Twitter to the Rescue

A rapidly executed reversal of one man's wrongful imprisonment demonstrates the the power of a wide net

Saves the Day

Twitter

Twitter has had its share of bad press lately, namely that it was all but unusable for weeks last year due to an overwhelming server load. This week, however, things are looking up for the messaging service. Not only have their tubes been clog-free, but something happened to one of its members that illuminated just what it is Twitter may be good for (something more than a few people have been trying to figure out): letting people know when you're headed to jail.

James Karl Buck, a UC Berkeley graduate student, was documenting a demonstration in Egypt when he was swept up in a wave of arrests. Before he was hauled away, he managed to send a Tweet that he had been arrested. Within minutes, friends and colleagues were sending back advice for navigating the Egyptian bureaucracy and contacting others who could help him. By morning, he had a lawyer and was freed.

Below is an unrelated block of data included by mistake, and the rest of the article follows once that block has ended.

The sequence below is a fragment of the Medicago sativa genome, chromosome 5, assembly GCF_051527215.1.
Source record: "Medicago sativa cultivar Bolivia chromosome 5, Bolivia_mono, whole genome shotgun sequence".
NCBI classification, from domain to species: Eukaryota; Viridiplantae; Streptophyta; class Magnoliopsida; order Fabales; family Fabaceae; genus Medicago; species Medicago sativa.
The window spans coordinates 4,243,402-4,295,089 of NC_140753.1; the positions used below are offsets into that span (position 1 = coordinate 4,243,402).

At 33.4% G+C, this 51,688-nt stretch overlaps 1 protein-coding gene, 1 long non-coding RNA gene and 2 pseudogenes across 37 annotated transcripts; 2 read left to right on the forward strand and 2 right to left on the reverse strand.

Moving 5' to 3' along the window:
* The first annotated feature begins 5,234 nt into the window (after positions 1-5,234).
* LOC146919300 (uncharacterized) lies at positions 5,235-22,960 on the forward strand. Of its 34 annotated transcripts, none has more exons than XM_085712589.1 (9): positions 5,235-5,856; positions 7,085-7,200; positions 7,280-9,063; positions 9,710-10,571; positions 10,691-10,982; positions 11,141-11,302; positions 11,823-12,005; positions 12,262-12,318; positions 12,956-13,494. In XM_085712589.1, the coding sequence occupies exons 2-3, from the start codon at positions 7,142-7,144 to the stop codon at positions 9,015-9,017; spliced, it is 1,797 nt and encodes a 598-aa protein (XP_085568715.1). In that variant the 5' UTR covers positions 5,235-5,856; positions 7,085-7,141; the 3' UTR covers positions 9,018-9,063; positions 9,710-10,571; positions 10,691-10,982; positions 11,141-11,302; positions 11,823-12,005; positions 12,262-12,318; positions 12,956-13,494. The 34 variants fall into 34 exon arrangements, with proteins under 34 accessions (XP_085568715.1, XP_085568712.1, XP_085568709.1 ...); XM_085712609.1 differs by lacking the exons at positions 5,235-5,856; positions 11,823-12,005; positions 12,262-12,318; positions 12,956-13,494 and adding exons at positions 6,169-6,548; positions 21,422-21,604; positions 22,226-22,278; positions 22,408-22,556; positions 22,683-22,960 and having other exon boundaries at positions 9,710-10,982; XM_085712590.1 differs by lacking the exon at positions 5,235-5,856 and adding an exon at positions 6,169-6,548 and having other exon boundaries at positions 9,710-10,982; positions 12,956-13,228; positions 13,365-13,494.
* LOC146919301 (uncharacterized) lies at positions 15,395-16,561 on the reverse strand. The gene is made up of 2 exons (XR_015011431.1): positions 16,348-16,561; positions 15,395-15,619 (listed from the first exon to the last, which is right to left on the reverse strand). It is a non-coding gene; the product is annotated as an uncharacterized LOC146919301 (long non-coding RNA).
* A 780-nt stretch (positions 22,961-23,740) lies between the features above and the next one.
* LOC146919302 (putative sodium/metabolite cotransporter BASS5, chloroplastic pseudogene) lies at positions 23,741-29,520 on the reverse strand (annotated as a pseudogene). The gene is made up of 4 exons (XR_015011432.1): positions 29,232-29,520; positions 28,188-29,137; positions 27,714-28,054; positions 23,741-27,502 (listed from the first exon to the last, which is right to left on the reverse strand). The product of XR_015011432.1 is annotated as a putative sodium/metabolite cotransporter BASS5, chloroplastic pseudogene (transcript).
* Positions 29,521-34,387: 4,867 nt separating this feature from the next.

For a service usually awash in messages about what people are having for lunch, this is an example of the power of what can come when its wide net is used to convey real urgency. The key was that Buck was able to solicit help from many people with one message, as opposed to the traditional "one phone call" from prison, which depends heavily on a single contact.